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Automation

"An early example of automation was the flour mill designed by the American inventor Oliver Evans (1755–1819) in 1782. In Evans's mill, grain was transported to the second floor of the building by an elevator, a series of buckets mounted on an endless belt that ran inside a closed shaft. The grain was then dumped into a hopper directly above the millstones that ground the grain into flour, which was then deposited in the mill's basement. From here, the flour was carried by another elevator to a third-floor "hopper-boy," a device that stirred the flour with long, toothed arms. Gravity then took the flour to the boulter, a revolving cylinder that separated the flour from the bran. Very little human intervention was required during the mill's operation.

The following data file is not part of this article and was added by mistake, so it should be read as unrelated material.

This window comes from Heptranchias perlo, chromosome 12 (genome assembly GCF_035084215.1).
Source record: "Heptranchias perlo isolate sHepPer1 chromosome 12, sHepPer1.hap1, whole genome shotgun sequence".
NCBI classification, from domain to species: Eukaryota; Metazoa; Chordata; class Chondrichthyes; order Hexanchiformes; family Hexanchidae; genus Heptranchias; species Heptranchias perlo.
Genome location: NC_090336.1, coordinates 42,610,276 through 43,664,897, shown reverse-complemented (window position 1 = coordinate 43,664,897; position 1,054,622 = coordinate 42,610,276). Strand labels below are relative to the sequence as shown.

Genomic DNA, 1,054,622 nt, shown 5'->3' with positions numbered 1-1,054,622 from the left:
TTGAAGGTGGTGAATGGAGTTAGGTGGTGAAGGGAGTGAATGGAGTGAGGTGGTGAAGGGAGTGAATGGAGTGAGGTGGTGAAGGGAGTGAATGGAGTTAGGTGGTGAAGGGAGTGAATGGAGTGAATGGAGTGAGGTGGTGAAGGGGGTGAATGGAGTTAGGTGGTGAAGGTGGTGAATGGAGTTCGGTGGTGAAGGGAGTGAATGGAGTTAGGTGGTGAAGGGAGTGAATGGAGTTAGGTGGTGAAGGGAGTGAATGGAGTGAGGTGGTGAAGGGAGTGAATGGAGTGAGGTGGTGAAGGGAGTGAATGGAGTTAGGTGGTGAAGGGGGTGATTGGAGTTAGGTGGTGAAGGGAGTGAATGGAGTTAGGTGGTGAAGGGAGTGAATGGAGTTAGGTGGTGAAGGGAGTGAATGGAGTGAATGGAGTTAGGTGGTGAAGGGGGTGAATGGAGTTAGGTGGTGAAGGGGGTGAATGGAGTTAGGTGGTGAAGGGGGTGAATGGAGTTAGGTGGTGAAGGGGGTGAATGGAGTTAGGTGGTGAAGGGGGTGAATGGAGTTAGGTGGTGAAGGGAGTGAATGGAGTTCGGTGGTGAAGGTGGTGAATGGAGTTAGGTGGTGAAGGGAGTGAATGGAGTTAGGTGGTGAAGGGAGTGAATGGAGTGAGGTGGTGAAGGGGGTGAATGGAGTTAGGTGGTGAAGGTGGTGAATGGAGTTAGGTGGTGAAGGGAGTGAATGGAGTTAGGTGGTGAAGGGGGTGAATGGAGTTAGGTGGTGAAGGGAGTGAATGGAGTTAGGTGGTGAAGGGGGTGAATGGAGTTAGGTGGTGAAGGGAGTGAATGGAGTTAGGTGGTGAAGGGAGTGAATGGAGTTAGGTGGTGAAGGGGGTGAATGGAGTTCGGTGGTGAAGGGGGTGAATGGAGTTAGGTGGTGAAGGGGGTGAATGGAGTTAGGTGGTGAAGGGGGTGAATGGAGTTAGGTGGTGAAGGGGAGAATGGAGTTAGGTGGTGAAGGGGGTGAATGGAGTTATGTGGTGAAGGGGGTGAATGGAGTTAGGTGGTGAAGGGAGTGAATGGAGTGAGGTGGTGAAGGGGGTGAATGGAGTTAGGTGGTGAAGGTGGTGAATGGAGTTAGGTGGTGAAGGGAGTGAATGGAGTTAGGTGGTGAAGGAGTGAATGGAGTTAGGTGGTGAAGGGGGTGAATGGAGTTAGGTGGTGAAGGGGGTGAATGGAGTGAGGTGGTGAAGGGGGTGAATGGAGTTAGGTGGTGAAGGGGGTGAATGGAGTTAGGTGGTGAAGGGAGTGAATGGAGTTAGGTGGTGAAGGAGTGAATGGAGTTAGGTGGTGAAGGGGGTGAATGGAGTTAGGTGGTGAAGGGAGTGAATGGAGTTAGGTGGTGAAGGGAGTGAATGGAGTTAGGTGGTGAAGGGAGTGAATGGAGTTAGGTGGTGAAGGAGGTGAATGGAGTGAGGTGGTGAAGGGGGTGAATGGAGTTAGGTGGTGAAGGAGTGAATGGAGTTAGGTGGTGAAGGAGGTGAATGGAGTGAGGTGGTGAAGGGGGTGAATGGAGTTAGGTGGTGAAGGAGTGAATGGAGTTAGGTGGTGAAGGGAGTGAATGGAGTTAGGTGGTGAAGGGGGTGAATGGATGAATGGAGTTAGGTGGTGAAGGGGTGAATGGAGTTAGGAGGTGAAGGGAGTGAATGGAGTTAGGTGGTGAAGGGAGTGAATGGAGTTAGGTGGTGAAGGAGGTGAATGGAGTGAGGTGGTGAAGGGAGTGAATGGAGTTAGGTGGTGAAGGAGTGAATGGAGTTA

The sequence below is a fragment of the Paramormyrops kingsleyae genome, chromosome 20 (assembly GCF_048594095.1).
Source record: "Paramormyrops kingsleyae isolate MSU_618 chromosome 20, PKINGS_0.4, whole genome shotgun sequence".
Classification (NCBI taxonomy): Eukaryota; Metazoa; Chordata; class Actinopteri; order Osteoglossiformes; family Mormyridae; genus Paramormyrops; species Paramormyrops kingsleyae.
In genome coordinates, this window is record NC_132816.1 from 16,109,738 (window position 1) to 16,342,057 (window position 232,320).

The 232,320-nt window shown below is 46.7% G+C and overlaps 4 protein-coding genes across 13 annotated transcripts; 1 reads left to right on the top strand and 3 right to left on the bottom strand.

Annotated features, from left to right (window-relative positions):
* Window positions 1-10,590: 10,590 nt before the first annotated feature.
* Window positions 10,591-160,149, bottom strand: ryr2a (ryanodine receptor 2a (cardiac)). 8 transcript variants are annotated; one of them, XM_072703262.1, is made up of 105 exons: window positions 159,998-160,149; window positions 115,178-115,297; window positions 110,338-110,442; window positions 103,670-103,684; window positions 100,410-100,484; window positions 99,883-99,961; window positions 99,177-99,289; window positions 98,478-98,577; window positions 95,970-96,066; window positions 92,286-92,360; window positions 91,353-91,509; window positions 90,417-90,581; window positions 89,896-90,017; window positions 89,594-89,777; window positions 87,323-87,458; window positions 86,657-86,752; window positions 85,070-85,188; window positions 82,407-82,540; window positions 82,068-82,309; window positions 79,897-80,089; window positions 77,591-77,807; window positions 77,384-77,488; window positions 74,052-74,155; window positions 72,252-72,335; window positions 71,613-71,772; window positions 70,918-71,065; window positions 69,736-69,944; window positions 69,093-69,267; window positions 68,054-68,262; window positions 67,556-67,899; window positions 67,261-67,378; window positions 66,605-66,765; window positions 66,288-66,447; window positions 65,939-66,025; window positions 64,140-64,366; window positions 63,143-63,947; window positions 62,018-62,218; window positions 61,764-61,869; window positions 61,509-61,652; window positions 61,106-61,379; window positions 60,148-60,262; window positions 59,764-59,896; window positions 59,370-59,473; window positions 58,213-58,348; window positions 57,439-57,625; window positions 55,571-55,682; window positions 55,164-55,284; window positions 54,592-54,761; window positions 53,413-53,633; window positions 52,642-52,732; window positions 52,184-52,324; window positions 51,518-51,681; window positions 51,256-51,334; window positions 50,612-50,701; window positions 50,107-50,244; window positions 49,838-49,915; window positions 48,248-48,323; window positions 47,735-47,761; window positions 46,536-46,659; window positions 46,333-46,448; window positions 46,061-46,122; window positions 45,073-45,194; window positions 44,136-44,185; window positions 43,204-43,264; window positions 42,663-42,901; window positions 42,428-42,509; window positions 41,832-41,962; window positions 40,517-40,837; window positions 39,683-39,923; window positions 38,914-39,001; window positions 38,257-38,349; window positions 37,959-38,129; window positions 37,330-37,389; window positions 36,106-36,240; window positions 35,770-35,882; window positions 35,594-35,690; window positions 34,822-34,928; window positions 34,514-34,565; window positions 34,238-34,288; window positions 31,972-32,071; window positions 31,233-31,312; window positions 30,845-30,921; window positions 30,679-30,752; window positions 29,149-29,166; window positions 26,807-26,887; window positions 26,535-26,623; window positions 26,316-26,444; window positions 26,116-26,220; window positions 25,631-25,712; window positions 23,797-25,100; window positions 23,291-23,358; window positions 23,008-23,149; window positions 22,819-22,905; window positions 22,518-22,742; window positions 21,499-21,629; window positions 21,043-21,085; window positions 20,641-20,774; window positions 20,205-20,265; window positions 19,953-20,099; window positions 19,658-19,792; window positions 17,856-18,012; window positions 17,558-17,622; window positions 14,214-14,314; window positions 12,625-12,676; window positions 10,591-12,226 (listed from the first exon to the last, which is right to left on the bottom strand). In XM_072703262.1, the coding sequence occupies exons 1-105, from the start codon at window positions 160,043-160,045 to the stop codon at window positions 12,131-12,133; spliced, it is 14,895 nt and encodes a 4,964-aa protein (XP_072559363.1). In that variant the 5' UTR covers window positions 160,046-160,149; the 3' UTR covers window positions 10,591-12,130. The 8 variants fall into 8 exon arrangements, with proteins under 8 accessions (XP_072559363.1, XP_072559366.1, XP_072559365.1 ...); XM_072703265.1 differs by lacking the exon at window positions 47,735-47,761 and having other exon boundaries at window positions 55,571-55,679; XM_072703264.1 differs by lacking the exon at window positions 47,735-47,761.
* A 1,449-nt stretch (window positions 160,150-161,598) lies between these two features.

Oliver Evans' mill: continuous production line.

Although Evans had a patent on the automated mill, like many patent holders he gained few financial rewards from it. The complete mill or its major components were freely copied, often by millwrights who simply followed the diagrams presented in an illustrated book that Evans had authored, The Young Miller and Millwright's Guide."

"Evans's mill was designed to do a single task in the same way, over and over again. A more versatile apparatus was the Jacquard loom and its predecessors. From the 18th century onwards, looms of this sort were used to weave cloth in a variety of patterns. Their significance lay in the fact that their operation was automatic; the mechanical actions of the looms were guided by punch cards. These cards introduced the idea of programming into machine operation, and were later to be a key means of data storage in early computer systems."

Automation, Facts On File, inc.

 
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